'I went with no regret': Vietnam Veteran relives war years
VIETNAM veteran, Don Davey was only 22 when he went to Vietnam to fight for his country.
It was 1970 and he left behind his wife and young family.
"Even though I was married, I went with no regret,” he said.
Don Davey is the president of the Kingaroy-Memerambi RSL Sub Branch and president Wide Bay Burnett RSL district.
Along with thousands of other brave young men, Mr Davey recalls his time at war and the unspoken constant reminder that their young lives may end at any moment.
"You accepted that it was a possibility,” he said.
"It was not an expectation to die, but you always knew that was a possibility.”
Mr Davey said as young soldiers, they were confident they had the skills to handle themselves in different situations.
"I was prepared. You joined up to be a soldier and that is what a soldier does.”
"But at that age, we considered ourselves bullet proof.”
Mr Davey remembers seeing his mates tragically shot and killed right in front of him.
"If you were unlucky enough to wear it, then you were unlucky,” he said.
"That's the way we viewed it. That's what we were there for.
"One was hit within a few metres of you and you'd think, 'it could've been me'.”
While he had mixed memories from his time at war, Mr Davey tries to dwell on the positive things.
"A lot of the memories are of the people you miss who you were close to,” Mr Davey said.
"The reality is you have to get on with living.”
He has seen things so malicious, they should never be witnessed by humans.
And upon returning home to Australia, many soldiers struggled to adjust back to life away from the war fields.
Mr Davey believes he is one of the lucky ones.
"I didn't consider that it was hard, because I was married before I went so I came back to the wife and family,” he said.
"It was certainly harder for some.
"A lot of them found it very difficult to assimilate.”
And the less than ideal public reception our veterans received when they returned home from Vietnam made re-adjusting that much more challenging.
"We did our marches and people threw s*** and blood and all sorts of crap at us,” he said.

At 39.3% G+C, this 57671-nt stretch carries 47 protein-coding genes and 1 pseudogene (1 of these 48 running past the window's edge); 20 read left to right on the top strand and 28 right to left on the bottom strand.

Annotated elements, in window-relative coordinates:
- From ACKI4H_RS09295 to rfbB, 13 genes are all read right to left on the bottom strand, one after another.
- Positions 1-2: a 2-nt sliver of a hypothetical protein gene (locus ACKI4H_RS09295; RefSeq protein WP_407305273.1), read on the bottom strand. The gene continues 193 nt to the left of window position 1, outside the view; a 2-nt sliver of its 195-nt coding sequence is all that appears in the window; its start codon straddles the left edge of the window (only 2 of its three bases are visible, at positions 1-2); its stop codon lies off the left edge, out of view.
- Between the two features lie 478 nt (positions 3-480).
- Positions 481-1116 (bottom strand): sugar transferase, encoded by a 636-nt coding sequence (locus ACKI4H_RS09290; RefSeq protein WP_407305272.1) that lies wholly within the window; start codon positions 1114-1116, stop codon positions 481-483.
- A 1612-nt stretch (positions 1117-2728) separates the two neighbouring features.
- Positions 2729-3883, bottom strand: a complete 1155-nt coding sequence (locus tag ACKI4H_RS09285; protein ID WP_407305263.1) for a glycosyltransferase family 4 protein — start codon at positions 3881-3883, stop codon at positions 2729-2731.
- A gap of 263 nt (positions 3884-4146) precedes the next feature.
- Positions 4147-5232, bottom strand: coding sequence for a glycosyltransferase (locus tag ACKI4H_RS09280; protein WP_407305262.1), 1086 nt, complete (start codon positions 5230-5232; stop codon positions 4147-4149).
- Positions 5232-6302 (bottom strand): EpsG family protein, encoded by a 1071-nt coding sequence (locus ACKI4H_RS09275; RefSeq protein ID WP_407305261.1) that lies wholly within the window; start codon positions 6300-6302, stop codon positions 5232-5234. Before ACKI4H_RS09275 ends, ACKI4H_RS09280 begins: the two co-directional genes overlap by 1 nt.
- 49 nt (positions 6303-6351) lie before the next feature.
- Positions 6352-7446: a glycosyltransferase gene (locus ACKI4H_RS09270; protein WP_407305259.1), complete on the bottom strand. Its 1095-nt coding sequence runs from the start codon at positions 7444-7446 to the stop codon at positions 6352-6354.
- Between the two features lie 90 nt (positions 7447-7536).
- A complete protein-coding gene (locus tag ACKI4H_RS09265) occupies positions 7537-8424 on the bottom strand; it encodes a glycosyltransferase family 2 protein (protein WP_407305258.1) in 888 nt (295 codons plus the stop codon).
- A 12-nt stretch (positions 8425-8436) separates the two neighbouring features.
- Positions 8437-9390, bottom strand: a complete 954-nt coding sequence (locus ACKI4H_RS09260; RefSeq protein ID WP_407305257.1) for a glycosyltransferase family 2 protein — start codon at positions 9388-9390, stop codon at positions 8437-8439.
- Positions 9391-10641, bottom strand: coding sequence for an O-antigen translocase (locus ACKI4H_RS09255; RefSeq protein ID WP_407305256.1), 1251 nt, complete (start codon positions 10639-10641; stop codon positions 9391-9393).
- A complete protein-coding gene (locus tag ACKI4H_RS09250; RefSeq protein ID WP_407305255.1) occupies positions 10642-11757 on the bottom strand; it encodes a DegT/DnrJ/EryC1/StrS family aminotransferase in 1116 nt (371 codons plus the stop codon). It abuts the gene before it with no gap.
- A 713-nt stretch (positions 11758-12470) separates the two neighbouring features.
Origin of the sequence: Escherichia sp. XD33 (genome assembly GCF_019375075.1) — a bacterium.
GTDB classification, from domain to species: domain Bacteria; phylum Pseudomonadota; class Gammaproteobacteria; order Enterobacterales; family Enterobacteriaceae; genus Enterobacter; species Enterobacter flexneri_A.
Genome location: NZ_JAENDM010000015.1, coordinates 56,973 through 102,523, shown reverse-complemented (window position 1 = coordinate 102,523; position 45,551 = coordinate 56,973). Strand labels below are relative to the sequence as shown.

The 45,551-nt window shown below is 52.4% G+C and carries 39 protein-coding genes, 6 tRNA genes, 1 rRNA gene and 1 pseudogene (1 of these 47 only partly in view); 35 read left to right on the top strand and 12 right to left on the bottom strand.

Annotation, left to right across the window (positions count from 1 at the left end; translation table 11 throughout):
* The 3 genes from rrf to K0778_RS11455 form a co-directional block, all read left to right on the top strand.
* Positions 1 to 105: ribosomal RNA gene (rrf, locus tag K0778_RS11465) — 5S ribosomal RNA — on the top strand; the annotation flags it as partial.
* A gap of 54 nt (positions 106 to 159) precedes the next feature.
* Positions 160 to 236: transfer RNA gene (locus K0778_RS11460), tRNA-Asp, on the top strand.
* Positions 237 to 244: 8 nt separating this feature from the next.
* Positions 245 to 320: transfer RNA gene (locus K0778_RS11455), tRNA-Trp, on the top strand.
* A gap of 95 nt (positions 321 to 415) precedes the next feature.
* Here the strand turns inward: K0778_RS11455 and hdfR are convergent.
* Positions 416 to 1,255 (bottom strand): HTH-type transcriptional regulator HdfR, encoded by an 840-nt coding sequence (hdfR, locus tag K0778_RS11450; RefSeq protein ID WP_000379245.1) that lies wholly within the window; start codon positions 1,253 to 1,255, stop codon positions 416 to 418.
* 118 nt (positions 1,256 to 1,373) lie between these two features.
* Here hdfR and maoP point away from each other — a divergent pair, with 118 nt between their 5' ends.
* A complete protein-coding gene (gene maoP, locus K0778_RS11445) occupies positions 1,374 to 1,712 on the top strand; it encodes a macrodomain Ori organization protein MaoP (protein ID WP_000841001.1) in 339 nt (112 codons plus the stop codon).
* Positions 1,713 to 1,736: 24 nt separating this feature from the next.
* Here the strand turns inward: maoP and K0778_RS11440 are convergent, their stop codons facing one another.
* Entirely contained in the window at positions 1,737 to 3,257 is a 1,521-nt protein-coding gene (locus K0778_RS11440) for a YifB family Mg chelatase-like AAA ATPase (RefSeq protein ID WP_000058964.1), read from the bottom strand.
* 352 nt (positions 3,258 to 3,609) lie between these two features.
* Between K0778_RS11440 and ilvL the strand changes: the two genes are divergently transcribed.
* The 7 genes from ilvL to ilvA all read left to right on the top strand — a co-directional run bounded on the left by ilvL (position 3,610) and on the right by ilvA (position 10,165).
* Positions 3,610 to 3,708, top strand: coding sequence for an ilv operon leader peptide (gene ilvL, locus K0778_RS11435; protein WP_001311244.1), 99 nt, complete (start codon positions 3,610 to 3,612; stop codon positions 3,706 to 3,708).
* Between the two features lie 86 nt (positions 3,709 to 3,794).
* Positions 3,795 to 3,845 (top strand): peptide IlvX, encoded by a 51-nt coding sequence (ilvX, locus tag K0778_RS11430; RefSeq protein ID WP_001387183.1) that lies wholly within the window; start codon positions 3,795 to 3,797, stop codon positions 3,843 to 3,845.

"According to them, we were baby killers and all this nonsense of attacking peaceful people.”
"A lot of soldiers found it very hard.”
But according to Mr Davey, these young men were just doing their jobs.
"They were just doing what they were told,” he said.
"They were told to go to war and they went to war.”
Mr Davey said Anzac Day had always been that day for the nation to remember what the veterans did to keep our country free.
"To me, it is that day the nation has a chance to join in and formally recognise all of those who have paid the ultimate sacrifice,” he said.
He said Anzac Day was a chance to remember all those who had in some way proudly served their country.
"Not just Gallipoli, but every war. Many people didn't go away but they still served,” Mr Davey said.
"Many people were prepared to go and do what they had to for their country.”
As president of the Kingaroy-Memerambi RSL Sub Branch, Mr Davey had a big day overseeing Anzac Day proceedings, but was looking forward to putting his feet up in the afternoon.
"At around 3pm when the service is finished, I'll be able to sit down and start to relax,” he said.
"I'll meet up with some old friends who I haven't seen for 12 months.”
As far as the Vietnam veteran is concerned, our schools have done a great job in keeping the next generation informed of the significant role our soldiers played defending our country.
"I have been absolutely delighted with the participation of our younger students,” he said.
"It has been tremendous.”
In the lead up to Anzac Day, Mr Davey had a timely reminder for the future leaders of Australia.
"I would encourage every young person to gain an understanding of what went before them so they can appreciate what they have.
"Because as we are finding out, it isn't the case in all countries.”